ARMSTRONG RACE ENGINEERING: EVERYTHING DRY SUMP
Visit us at the Autosport International Show on Stand #E496
Designing and building dry sumps has been what Armstrong Race Engineering, better known as A.R.E. has been doing for more than 40 years. The science and engineering involved has been the main passion for founder/ owner Gary Armstrong.
“In the beginning everything except F1, Indy, and a few others used fabricated stock steel sumps. ARE recognised the advantages of using a cast aluminium part for its strength, sealing, and resistance to vibration fatigue,”says Armstrong. “I was a Formula Ford racer, but soon decided I was a better engineer than a driver. I was unhappy with the dry sumps available for my engines, so started designing and making dry sump systems myself.
“I started from scratch to design a pan that took advantage of the centrifugal force of the oil leaving the crankshaft, better trap it, and thus make a more efficient scavenging system. This parameter has always been more important than the ease of using a modified stock sump.”
ARE’S newest version of dry sumps are called ‘fluidic’. The viscous drag of the oil in the crankcase, when eliminated to a great percentage, increases the engine horsepower by an amazing amount. This is aided by a design that ‘makes available’ the oil to the scavenge pumps, allowing them to also work more efficiently. It’s a true ‘system’ allowing all the dry sump components to work in concert.
The dry sump oil pumps are not allowed to be ‘simple’ pumps either. From the much-needed packaging and mounting of the pumps, to paying great attention to the fluid dynamics involved, every unit has a purpose. Only the best alloys, gear/rotor design, bearings/seals and of course flow efficiencies can be permitted in today’s highly sophisticated racing engines. Today’s super CNCS and CAD/ CAM programs can result in highly reliable, yet very powerful ‘hearts’ to the racing engine.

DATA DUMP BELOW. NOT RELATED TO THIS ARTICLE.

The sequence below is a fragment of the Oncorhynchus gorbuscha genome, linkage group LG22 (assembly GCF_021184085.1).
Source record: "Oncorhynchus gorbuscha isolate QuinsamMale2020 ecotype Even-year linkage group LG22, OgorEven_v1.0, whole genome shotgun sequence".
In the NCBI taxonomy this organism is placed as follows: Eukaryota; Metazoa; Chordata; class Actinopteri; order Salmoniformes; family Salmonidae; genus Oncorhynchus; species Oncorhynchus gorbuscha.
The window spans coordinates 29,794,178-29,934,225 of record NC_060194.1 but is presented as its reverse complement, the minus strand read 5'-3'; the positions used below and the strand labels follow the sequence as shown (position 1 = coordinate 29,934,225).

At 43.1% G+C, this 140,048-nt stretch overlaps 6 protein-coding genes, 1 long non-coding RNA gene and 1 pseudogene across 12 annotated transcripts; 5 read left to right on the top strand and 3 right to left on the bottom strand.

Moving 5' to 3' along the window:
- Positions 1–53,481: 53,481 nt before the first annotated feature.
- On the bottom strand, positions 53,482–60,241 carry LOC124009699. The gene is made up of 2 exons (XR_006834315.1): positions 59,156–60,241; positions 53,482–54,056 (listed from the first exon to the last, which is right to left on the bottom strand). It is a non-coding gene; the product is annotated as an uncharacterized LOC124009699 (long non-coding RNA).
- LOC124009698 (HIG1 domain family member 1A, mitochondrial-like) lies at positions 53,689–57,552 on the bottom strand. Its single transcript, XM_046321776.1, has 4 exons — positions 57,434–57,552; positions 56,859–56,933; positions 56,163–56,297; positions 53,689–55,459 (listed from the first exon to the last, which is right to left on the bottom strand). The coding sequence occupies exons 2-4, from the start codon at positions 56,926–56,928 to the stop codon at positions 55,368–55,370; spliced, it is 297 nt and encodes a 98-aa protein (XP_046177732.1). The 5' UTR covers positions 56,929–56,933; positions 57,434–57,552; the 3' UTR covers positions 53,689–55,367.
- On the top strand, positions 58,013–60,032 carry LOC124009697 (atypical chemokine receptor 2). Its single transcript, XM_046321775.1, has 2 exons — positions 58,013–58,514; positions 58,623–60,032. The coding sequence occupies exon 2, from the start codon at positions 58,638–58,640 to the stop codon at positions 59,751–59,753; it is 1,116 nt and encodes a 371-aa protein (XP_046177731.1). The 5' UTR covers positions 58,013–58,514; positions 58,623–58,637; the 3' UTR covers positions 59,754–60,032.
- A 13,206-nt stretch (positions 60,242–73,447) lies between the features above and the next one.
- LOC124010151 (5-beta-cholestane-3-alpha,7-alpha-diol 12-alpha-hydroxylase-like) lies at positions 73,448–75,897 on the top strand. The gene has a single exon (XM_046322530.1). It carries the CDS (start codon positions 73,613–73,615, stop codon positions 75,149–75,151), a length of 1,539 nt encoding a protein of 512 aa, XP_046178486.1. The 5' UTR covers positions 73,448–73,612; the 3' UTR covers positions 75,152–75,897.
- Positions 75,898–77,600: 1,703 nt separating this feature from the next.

When the FIA’S global spec junior racing category, Formula 4, made its debut in the United States, it was significant that the ARE was chosen to supply specifically developed dry sump systems for Honda’s K20 engine ( left). More than 130 units have been supplied now as the series heads into its second season.
“The expanding product line of ARE dry sumps has presented the need for a smaller version of dry sump pumps we call the ‘mini mite’,” says Armstrong. “This pump started with a contract to build a very small, very high (relatively) RPM pump for one of the top echelons of racing, Indycar. The RPM needed to run this pump resulted in a very innovative design of pump, particularly in the ‘anti cavitation’ features of the pump cavities and pockets. Now this Mini version pump is heading for the smaller, higher RPM engines such as cycle engines, still requiring dry sumps to stay alive.
“A new and ever expanding product in our stable is the Spintric air/oil separator. This unit, being totally passive, simply connects in-line on the scavenge oil return from the pump to the tank, and eliminates up to 70 per cent of the air in the oil on the way to the reservoir. The additional air is then sent back to the top or ‘air gap’ in the top to your tank to be sent to atmosphere with your vents.”
For more information visit www.spintric.com.